The myth of bad British teeth – The BBC takes exception to a stereotype:

Having bad teeth is one of the stock American jokes about British people. In the world of film, spoof super-spy Austin Powers cavorts around London as a would-be sex symbol, not realising that his discoloured, crooked grin is being mocked.
In one episode of the Simpsons, a dentist scares a young patient into better oral hygiene by exposing him to a horrific publication called The Big Book of British Smiles. It features mocked-up pictures of gappy, unaligned teeth belonging, among others, to Buckingham Palace guards, the Prince of Wales and Sherlock Holmes.
Chris van Tulleken, a British doctor and TV presenter, has joined the criticism by telling Radio Times magazine that British dental standards are globally infamous and having “brown, foul teeth doesn’t really bother us”.
But are British mouths really in such a state and is there such a lack of vanity?

Oinkster Burger Week 2015 is here! Get ready for seven days of burgers – Heh:

Also, for the first time, the folks at Oinkster have collaborated with their neighbors at Highland Park Brewing to create a Burger Week beer. Red Tick ale is a sessionable red ale, the name for which is an obscure “Simpsons” reference (one episode from the eighth season).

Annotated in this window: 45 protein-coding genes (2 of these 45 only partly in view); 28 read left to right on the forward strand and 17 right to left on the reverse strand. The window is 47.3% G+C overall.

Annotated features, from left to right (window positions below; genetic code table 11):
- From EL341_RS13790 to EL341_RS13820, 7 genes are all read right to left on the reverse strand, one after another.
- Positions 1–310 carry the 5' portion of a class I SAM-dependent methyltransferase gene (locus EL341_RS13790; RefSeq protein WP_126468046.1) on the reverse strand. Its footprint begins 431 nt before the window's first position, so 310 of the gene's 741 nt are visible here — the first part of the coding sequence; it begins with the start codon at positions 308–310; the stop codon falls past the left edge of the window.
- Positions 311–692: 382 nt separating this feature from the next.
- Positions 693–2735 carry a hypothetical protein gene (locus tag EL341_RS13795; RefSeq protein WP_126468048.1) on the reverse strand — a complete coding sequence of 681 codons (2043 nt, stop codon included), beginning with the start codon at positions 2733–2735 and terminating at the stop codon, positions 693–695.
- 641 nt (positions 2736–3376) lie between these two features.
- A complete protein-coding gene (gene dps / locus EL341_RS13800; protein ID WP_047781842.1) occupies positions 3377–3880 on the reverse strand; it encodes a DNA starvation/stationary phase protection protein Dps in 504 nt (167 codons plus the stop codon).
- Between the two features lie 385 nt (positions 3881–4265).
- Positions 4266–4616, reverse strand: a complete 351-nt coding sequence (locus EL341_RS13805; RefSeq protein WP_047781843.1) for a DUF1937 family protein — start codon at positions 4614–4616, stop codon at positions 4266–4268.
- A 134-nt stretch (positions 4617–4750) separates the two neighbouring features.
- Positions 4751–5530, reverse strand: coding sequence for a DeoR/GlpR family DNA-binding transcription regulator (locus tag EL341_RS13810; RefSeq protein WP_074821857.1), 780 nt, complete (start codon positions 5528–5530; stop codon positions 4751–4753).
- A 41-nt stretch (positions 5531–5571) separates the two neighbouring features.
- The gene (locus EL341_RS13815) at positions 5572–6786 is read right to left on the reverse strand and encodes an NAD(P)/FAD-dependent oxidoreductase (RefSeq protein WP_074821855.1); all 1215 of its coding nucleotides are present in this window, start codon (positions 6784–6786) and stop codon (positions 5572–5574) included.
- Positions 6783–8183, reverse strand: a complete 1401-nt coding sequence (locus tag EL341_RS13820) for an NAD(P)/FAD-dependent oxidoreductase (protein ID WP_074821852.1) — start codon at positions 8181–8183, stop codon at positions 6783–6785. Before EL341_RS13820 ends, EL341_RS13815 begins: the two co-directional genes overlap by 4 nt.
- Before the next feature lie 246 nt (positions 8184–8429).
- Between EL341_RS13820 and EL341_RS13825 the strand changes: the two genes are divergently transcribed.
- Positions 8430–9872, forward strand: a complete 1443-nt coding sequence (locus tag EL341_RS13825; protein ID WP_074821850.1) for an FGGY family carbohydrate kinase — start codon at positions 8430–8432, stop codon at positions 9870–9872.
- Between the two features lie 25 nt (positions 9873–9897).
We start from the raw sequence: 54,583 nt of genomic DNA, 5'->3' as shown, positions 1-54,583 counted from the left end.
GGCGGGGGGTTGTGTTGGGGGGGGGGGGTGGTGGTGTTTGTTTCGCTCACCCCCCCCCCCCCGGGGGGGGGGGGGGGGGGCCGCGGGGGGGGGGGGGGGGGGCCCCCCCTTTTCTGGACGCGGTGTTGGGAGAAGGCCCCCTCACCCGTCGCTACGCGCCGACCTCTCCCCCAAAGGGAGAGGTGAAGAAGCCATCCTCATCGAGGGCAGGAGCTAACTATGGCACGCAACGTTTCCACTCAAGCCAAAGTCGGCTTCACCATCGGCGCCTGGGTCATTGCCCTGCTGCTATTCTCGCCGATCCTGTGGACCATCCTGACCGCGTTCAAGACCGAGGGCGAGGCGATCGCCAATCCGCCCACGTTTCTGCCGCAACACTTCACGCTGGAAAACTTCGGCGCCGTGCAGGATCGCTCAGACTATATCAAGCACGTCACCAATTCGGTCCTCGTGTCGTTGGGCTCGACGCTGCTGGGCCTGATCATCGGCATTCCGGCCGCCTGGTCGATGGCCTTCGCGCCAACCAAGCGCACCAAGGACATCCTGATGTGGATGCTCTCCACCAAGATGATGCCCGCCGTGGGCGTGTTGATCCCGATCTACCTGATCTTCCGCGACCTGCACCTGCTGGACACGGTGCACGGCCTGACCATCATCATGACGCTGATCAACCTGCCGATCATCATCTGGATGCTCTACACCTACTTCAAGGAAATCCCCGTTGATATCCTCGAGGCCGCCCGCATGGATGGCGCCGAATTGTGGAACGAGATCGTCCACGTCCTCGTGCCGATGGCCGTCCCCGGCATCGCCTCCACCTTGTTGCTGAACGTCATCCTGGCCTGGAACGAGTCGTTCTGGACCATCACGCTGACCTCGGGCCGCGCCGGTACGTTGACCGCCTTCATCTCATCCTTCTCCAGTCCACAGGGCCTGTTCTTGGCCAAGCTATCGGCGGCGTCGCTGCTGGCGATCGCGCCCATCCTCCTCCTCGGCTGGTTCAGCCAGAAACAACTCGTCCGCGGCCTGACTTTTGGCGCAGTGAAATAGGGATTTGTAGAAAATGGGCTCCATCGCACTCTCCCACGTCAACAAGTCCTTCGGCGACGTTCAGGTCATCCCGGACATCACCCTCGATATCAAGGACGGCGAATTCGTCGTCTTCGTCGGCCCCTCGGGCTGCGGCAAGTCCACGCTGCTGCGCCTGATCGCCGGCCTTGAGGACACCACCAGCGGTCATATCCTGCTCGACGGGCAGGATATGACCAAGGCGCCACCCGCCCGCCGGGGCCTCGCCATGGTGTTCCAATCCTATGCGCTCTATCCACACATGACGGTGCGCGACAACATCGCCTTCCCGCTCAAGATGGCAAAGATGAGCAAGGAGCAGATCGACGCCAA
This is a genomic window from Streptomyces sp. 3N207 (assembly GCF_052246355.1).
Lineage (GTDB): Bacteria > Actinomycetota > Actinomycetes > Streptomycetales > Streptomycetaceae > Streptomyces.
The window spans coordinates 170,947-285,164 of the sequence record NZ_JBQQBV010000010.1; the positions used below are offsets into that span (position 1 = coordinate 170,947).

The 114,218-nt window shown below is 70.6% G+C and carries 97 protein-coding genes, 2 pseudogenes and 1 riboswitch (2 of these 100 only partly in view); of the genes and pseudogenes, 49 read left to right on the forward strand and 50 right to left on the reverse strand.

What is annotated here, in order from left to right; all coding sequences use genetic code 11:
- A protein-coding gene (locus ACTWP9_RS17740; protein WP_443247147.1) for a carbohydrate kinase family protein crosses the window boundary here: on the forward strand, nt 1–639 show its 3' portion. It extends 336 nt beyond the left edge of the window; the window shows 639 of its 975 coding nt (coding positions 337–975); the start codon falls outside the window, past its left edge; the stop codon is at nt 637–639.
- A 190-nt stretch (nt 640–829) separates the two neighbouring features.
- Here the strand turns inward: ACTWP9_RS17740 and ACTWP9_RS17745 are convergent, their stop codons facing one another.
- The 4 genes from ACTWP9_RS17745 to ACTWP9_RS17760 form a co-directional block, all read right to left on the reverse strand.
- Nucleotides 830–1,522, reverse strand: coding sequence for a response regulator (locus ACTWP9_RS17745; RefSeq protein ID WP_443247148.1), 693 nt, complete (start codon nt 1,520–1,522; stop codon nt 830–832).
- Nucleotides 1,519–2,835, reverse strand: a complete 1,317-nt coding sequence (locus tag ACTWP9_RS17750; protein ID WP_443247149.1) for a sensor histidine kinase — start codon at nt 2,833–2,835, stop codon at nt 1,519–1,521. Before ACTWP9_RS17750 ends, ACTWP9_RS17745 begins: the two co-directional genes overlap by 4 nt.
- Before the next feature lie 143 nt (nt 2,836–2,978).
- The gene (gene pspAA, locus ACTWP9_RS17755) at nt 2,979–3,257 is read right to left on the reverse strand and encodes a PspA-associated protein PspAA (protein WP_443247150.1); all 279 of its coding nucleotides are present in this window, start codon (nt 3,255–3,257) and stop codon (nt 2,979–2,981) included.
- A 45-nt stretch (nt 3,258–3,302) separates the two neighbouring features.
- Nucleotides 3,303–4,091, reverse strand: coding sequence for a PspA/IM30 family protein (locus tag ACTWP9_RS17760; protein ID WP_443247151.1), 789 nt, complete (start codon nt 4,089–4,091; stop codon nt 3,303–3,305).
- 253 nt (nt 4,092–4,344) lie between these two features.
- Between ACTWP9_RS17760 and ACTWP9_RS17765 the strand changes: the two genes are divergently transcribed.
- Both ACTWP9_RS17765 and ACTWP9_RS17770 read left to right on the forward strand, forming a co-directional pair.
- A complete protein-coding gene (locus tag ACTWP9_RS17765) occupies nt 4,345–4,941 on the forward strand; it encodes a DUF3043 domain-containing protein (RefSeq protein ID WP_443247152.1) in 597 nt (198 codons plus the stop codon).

Here’s what it sounds like when Generation X runs for president – The Washington Post – Weak reference:

Declaring Tupac Shakur superior to The Notorious B.I.G. Listing off favorite Clinton-era episodes of The Simpsons. A romantic epiphany that involved a foam party and a pay phone.
It could all be late-night chatter in a mid-1990s dorm room – or the recent musings of Republican men vying to be the leader of the free world.
Generation X has hit the campaign trail.

[Rant]There is no such thing as “Generation X”.  There is no such thing as “The Greatest Generation” or “The Silent Generation” or “Millennials” or “Generation Y” or (and I have seen this) “Generation Z”.  There was a “Baby Boom“, it was the result of a unique set of historical circumstances, the big one being that it was a lot harder to have and raise kids from 1929-1945 than it was after that.  Once those circumstances faded, population growth went back to normal.  The only demographic bulge is the post-WWII one, everything else is just lazy shorthand for trend piece writers that means nothing.[/rant]

05
Mar
15

Quote of the Day

A Star is Burns19

“The metric system is the tool of the Devil!  My car gets forty rods to the hogshead, and that’s the way I likes it!” – Abe “Grampa” Simpson